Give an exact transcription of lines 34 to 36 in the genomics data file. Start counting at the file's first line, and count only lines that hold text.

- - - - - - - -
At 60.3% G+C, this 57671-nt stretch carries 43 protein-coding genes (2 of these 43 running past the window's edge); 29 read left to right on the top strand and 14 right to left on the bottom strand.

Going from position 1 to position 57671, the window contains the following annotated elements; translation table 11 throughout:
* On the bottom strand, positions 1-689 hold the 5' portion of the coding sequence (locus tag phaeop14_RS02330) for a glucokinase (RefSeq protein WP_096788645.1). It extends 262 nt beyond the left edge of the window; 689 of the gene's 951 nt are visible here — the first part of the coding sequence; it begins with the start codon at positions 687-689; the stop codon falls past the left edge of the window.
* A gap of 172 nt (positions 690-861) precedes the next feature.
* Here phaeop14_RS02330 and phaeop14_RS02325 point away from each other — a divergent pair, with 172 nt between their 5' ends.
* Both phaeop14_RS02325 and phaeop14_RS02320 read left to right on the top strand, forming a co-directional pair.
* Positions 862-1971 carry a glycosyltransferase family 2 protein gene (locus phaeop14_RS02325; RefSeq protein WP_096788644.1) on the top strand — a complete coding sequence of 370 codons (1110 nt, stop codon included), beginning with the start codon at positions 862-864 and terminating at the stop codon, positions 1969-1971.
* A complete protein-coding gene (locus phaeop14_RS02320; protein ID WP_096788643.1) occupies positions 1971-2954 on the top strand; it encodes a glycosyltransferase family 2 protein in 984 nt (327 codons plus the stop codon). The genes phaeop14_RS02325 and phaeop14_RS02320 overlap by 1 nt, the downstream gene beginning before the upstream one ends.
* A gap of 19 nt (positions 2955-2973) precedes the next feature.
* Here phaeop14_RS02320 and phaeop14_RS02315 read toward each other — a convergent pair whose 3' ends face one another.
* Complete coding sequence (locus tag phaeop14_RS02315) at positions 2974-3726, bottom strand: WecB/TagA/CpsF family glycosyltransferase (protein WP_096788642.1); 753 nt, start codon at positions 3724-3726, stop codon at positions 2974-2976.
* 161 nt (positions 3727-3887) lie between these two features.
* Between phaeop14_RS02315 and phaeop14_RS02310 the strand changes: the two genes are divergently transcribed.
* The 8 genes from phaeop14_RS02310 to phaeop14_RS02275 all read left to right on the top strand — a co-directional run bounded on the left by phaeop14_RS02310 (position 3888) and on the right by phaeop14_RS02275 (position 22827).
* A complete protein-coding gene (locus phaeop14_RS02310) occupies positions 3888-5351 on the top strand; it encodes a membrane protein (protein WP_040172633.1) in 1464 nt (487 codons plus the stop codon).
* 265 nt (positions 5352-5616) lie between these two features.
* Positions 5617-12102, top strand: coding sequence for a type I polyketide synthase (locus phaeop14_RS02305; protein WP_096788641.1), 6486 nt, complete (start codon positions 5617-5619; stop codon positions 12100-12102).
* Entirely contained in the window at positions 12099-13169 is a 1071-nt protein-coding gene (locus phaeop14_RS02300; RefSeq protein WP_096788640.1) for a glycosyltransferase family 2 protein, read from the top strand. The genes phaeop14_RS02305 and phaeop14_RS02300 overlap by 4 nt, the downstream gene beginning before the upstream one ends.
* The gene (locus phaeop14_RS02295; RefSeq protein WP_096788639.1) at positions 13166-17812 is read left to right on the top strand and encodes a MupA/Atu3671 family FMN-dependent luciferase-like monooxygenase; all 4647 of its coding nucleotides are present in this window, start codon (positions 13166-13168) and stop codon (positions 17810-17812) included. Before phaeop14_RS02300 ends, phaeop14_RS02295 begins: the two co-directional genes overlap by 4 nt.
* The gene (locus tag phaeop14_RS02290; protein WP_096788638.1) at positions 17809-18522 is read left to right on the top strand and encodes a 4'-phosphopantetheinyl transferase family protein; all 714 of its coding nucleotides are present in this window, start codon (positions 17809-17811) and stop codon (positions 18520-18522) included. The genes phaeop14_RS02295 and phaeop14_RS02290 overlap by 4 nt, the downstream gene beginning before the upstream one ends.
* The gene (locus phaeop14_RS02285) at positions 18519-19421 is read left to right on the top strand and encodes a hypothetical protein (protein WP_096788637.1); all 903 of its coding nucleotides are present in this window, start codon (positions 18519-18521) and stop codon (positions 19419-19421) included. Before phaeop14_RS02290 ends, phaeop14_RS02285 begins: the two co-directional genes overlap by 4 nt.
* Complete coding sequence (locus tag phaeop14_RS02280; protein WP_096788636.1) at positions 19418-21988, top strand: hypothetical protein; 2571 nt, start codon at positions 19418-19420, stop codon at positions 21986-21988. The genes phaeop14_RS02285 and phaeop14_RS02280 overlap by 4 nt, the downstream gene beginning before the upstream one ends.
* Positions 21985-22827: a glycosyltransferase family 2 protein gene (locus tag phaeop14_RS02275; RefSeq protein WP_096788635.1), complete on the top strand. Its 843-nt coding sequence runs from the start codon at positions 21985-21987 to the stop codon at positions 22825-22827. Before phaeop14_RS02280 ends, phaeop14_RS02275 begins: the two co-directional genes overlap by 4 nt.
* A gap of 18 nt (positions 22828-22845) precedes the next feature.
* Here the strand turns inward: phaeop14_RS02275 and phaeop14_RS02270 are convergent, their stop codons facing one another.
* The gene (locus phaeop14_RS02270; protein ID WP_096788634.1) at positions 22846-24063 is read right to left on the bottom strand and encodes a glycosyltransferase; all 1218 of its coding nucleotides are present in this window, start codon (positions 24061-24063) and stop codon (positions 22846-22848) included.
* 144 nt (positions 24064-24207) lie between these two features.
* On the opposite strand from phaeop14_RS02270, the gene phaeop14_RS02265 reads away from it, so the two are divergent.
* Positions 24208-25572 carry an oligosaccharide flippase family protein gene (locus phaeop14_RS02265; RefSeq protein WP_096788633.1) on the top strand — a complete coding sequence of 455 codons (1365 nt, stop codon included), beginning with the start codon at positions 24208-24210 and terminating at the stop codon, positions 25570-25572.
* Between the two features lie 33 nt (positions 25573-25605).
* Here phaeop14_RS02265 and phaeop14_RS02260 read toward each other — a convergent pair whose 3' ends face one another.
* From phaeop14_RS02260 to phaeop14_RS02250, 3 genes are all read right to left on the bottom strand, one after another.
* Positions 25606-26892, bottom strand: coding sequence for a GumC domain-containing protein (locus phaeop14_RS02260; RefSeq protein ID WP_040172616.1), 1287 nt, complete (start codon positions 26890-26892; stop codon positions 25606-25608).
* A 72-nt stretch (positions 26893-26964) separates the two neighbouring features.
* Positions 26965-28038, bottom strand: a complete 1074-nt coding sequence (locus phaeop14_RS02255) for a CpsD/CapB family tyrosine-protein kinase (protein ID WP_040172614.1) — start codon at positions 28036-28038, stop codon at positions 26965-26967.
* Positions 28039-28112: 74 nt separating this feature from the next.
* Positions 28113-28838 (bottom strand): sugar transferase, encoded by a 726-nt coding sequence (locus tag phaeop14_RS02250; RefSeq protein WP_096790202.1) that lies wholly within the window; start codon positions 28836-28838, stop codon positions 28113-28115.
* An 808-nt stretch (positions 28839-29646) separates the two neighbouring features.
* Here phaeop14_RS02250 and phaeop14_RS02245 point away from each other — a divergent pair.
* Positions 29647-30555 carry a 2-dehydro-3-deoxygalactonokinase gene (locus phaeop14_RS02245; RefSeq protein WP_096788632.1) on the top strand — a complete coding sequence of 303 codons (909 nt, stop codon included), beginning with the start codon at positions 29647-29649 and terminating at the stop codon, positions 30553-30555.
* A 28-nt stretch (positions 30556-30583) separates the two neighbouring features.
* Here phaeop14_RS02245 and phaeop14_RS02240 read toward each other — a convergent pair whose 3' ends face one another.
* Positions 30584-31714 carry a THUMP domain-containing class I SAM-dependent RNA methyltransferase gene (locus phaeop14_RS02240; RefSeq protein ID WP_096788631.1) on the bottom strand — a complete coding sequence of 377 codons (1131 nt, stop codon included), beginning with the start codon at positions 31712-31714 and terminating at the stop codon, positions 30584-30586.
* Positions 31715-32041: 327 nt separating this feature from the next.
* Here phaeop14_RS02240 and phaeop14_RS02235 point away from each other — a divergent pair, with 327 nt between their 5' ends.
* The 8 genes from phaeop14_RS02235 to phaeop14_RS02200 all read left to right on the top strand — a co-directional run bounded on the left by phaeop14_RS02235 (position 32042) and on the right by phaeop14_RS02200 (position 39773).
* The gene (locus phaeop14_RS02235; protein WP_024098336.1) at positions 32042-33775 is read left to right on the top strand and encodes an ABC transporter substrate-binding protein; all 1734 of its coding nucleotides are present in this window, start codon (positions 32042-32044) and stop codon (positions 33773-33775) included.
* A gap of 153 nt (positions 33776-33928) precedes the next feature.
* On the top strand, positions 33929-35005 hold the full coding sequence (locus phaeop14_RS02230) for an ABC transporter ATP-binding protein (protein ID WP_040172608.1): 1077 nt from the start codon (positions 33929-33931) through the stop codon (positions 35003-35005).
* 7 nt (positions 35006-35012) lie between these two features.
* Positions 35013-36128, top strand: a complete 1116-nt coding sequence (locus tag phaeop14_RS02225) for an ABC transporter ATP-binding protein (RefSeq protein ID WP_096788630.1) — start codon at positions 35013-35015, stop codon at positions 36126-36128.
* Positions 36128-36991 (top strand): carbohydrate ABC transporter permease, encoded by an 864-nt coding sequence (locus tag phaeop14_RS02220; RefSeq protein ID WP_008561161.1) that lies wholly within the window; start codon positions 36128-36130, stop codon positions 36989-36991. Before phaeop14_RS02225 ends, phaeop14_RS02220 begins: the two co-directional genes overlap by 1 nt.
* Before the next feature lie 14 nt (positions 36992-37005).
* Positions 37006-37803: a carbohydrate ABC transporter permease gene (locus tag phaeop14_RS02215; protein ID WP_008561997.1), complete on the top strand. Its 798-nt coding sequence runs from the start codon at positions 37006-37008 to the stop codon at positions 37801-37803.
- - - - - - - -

* A 72-nt stretch (positions 26893-26964) separates the two neighbouring features.
* Positions 26965-28038, bottom strand: a complete 1074-nt coding sequence (locus phaeop14_RS02255) for a CpsD/CapB family tyrosine-protein kinase (protein ID WP_040172614.1) — start codon at positions 28036-28038, stop codon at positions 26965-26967.
* Positions 28039-28112: 74 nt separating this feature from the next.